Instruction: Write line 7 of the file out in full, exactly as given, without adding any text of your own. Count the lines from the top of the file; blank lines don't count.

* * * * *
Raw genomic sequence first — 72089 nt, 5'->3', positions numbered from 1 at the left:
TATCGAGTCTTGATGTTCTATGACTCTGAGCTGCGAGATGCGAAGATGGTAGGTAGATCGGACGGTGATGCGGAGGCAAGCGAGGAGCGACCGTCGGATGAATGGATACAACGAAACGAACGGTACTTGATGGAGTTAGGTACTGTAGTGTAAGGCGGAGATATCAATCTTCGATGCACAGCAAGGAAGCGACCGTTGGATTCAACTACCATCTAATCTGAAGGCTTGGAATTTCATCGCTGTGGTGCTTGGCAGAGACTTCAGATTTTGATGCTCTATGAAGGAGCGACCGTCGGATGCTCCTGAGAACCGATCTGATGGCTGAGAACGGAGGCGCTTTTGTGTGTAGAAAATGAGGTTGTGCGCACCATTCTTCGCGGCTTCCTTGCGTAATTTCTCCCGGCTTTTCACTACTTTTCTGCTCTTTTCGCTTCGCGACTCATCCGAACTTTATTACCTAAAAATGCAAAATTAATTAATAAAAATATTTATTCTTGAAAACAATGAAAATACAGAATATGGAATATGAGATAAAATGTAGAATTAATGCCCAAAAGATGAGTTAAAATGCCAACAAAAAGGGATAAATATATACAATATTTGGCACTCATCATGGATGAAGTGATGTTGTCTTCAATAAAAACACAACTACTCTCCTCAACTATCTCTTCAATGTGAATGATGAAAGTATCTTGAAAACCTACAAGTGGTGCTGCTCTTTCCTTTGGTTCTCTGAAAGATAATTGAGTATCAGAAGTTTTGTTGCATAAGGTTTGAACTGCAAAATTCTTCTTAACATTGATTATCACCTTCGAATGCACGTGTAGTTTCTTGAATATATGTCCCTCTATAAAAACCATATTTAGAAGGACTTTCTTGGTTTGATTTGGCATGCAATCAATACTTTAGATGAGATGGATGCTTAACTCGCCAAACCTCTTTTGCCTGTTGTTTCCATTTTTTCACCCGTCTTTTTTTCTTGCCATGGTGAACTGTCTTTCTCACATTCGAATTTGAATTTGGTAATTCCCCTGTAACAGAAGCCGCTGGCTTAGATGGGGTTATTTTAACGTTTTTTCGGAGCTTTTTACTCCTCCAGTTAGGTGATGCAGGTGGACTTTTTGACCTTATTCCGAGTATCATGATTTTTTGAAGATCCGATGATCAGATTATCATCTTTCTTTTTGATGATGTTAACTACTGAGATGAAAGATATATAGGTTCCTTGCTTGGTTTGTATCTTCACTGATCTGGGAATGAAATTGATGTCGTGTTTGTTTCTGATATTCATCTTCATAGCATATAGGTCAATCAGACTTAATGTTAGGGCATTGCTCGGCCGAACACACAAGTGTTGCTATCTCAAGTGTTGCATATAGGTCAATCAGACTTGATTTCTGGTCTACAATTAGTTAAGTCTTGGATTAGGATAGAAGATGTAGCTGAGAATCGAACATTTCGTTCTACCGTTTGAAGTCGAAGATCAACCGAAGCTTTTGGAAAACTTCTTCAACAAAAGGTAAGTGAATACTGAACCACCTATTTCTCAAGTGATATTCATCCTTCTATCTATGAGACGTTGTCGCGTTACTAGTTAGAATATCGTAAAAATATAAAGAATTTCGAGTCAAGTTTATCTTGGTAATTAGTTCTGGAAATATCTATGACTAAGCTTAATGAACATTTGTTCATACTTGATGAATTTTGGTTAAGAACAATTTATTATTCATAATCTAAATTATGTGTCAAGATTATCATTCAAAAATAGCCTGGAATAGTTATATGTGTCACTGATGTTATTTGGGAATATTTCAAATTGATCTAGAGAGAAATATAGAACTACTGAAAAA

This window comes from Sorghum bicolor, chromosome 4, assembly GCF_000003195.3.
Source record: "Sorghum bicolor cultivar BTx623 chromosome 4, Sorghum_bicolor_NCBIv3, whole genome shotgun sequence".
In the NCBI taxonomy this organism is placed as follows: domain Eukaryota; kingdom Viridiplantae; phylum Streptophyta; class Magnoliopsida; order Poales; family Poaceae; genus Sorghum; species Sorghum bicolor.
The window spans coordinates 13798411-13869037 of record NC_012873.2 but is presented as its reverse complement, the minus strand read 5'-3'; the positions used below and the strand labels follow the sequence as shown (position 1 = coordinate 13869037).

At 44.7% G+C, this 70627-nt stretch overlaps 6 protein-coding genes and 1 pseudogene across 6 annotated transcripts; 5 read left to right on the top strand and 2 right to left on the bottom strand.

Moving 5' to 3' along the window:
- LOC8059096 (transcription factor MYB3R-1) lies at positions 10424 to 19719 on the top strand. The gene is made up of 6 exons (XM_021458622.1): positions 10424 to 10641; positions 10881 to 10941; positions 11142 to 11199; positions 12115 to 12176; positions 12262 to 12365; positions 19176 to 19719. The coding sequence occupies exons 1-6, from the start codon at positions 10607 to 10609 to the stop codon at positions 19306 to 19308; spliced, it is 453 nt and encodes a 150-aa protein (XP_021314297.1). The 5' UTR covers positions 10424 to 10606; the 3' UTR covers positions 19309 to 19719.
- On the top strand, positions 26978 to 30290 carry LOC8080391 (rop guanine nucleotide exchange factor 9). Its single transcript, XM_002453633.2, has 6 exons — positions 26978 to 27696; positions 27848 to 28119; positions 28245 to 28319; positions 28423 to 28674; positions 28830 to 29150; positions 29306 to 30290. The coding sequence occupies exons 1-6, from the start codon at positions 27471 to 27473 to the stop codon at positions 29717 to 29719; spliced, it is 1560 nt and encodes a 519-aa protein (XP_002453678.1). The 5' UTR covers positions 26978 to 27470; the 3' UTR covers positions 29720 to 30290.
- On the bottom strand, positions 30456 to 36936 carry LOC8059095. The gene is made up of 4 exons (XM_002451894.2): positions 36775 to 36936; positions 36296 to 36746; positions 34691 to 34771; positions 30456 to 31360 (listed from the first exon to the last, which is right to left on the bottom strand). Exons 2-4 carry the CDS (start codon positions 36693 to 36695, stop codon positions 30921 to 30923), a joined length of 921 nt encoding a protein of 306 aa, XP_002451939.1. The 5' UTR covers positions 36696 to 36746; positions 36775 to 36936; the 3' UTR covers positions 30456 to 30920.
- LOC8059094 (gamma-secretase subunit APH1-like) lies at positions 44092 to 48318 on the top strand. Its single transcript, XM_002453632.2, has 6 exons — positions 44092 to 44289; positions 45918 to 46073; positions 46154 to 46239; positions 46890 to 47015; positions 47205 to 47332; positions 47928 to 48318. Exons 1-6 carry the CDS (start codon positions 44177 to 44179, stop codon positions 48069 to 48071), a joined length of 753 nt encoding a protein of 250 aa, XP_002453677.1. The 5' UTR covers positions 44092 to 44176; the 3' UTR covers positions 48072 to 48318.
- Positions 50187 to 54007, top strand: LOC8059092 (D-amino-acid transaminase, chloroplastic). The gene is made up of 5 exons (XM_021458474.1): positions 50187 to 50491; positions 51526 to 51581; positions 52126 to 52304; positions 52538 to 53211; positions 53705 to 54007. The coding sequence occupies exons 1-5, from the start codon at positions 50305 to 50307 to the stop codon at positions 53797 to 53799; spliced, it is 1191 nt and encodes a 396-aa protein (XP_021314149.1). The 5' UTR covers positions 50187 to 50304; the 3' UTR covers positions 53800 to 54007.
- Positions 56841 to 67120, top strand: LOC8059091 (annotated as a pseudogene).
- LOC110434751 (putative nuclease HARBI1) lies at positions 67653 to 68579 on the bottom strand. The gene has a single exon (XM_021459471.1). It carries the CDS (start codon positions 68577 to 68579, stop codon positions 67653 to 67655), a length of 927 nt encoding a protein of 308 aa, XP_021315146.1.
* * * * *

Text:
At 44.7% G+C, this 70627-nt stretch overlaps 6 protein-coding genes and 1 pseudogene across 6 annotated transcripts; 5 read left to right on the top strand and 2 right to left on the bottom strand.